Friday, 7 July 2000
Three nominated to lead deputies
Three priests were nominated for president of the House of Deputies on July 6 to succeed Pamela Chinnis. The election will be held July 8.
The nominees are the Rev. Reynolds S. Cheney II of the Diocese of West Tennessee, the Rev. Randolph K. Dales of the Diocese of New Hampshire and recently retired Dean George L.W. Werner of the Diocese of Pittsburgh.
Cheney, rector of the Church of the Holy Communion in Memphis since 1981, has served in a number of parishes in Mississippi and West Tennessee and on the standing committees in both dioceses. He was chair of the Standing Commission on Human Affairs from 1992-98 and on Executive Council since 1994. Cheney has served as a deputy to General Convention since 1985 and was an alternate for three conventions before that.
Cheney graduated from Millsaps College and Episcopal Theological School and was ordained priest in 1961. He and his wife, Allan Glover Walker, have three children. He will turn 64 on July 19.
``He listens. He prays. He puts his money where his mouth is. He has a big heart,'' said the Rev. Howard R. Anderson of the Diocese of Minnesota in his nomination speech, who noted Cheney's service with both black and white congregations.
``His career-long service to this church has shown beyond a shadow of a doubt that he could lead this house. He has the stamina to do that and the experience. Except for his football knees he is up to this task.''
Rector of All Saints Episcopal Church, Wolfeboro, N.H., since 1978, Dales previously served in North Hollywood, Calif., and in other New Hampshire parishes. He has also served as standing committee president in New Hampshire; the Council for the Development of Ministry since 1986, on Executive Council from 1989-94 and with United Thank Offering.
Dales graduated from Stanford University and Virginia Theological Seminary and was ordained priest in 1967. He is 58 and married to Lynn Tyler. He has four children.
Dales nominated himself, ``not out of an excess of ego ... or lack of anyone else to do so in my place.'' Dales said he wanted to make a statement that ``our current process gives us little opportunity to know the peoplefromwhomwe are choosing leadership of this house.'' He called the House of Deputies a ``servant body ... elected not for 13 days but for three years.''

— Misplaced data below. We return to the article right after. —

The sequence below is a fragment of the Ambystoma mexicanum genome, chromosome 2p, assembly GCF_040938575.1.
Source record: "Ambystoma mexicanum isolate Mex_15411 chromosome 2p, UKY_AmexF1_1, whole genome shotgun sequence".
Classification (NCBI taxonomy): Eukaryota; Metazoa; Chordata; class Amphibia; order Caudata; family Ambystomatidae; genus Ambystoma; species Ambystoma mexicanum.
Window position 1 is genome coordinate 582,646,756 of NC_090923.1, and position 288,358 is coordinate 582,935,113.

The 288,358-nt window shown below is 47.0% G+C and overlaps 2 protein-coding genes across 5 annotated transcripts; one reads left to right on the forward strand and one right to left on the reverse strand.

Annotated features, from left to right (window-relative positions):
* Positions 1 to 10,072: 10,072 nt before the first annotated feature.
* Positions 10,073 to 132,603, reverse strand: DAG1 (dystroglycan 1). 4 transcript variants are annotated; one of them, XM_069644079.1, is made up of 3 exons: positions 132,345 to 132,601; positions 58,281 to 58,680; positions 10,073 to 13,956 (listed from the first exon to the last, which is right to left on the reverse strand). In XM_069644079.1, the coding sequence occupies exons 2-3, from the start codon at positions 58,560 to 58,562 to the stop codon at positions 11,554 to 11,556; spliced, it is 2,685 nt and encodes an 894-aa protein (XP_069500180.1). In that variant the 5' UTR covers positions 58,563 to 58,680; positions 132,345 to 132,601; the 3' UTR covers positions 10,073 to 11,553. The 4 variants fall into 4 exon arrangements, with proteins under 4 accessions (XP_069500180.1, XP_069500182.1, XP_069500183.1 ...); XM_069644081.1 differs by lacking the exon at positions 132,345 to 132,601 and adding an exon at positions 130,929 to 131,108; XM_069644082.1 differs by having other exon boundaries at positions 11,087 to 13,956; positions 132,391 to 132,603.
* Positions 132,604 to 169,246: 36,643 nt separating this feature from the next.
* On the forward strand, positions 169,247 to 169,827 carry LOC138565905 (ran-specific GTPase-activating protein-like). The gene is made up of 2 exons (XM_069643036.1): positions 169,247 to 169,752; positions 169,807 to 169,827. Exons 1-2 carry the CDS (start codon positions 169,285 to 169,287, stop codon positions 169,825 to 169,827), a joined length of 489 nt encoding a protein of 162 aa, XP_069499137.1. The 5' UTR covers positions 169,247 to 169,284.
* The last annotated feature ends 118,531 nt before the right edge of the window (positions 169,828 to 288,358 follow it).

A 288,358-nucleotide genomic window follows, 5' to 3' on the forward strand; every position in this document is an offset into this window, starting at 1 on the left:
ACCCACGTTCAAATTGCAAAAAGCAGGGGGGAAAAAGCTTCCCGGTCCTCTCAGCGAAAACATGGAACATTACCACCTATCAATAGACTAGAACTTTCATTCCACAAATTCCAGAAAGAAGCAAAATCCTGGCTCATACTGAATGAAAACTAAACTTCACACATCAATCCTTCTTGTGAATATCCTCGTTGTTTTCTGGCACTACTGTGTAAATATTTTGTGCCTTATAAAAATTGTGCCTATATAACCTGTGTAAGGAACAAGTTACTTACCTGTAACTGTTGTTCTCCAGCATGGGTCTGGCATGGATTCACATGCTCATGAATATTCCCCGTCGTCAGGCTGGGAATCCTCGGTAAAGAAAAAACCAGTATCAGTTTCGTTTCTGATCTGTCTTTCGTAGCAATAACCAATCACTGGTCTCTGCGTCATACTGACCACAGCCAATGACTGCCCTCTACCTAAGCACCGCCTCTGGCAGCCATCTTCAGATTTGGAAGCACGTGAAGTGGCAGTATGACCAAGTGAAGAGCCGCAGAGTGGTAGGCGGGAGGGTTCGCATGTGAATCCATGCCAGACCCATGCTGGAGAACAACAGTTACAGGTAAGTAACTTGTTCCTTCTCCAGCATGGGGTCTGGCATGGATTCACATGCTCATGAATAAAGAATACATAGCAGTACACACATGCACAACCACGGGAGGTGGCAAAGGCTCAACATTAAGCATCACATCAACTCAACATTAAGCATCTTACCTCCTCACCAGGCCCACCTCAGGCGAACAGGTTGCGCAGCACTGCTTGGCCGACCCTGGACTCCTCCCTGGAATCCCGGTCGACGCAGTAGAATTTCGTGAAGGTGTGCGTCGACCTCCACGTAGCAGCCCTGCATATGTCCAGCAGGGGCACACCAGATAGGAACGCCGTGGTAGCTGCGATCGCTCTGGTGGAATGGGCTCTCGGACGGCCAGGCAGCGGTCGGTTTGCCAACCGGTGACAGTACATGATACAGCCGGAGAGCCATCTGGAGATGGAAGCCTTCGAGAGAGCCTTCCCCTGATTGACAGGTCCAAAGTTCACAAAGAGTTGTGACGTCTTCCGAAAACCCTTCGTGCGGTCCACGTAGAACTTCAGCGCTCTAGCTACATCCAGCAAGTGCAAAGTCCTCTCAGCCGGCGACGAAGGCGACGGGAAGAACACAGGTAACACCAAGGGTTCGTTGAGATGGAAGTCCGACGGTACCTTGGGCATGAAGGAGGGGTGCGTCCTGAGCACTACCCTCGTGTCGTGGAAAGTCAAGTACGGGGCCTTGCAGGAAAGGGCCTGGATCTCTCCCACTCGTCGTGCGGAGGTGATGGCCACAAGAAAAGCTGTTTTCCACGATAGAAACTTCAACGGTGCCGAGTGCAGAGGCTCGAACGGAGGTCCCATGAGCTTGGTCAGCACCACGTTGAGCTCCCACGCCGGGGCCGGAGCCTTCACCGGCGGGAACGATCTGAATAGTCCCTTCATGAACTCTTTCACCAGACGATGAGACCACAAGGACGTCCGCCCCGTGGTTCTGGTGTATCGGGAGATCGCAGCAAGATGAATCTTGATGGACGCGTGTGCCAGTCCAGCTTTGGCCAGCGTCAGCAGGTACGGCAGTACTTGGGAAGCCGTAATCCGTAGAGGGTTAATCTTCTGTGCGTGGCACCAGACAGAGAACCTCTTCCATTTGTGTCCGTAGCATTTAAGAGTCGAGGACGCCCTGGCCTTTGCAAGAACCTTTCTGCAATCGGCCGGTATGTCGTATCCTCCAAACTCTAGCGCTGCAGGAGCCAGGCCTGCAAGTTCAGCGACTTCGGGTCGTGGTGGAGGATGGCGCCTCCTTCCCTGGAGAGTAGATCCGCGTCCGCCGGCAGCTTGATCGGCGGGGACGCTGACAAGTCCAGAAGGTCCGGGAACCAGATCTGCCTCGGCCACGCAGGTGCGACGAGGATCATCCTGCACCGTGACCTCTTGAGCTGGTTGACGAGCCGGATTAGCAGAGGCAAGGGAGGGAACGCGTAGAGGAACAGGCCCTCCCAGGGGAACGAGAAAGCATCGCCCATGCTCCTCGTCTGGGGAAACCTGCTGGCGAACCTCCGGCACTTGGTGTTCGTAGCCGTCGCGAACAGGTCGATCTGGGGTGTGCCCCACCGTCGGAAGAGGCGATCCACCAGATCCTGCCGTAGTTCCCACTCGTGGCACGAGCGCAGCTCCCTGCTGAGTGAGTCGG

Vice president of the House of Deputies since 1994, Werner, 62, is recently retired as dean of Trinity Cathedral, Pittsburgh. He previously served in Connecticut and Manchester, N.H., before becoming dean in 1979.
Ordained a priest in 1963, Werner has been a deputy to General Convention since 1970, serving as chair of eight deputations. He has served on the Councils of Advice to Dean David Collins and Pamela Chinnis. Werner has also been a trustee of the Church Pension Fundand a member of the StandingCommission on Health and the Committeeon the State of the Church.
Werner graduated from Lafayette College and Berkeley Divinity School. He and his wife, Audrey Volker, have four children.
Werner ``brings with him the strong, wise and serene leadership that this august house needs,'' said deputy Diana Frade fromHonduras in nominatinghim.``Dean Werner is able to connect easily with people from all places and walks of life . His advocacy on behalf of women and minorities is a matter of record. He is a deeply spiritual person.''
This web page is a converted copy of information from the ECUSA
General Convention Daily, produced by the staff of Episcopal Life for
people at General Convention 2000. If you have any issue with its content, please refer to the
original. Many times we later find better-quality photographs than those from the Convention Daily, and we replace the original photographs
with them if we believe that they are equivalent for the purposes of the story.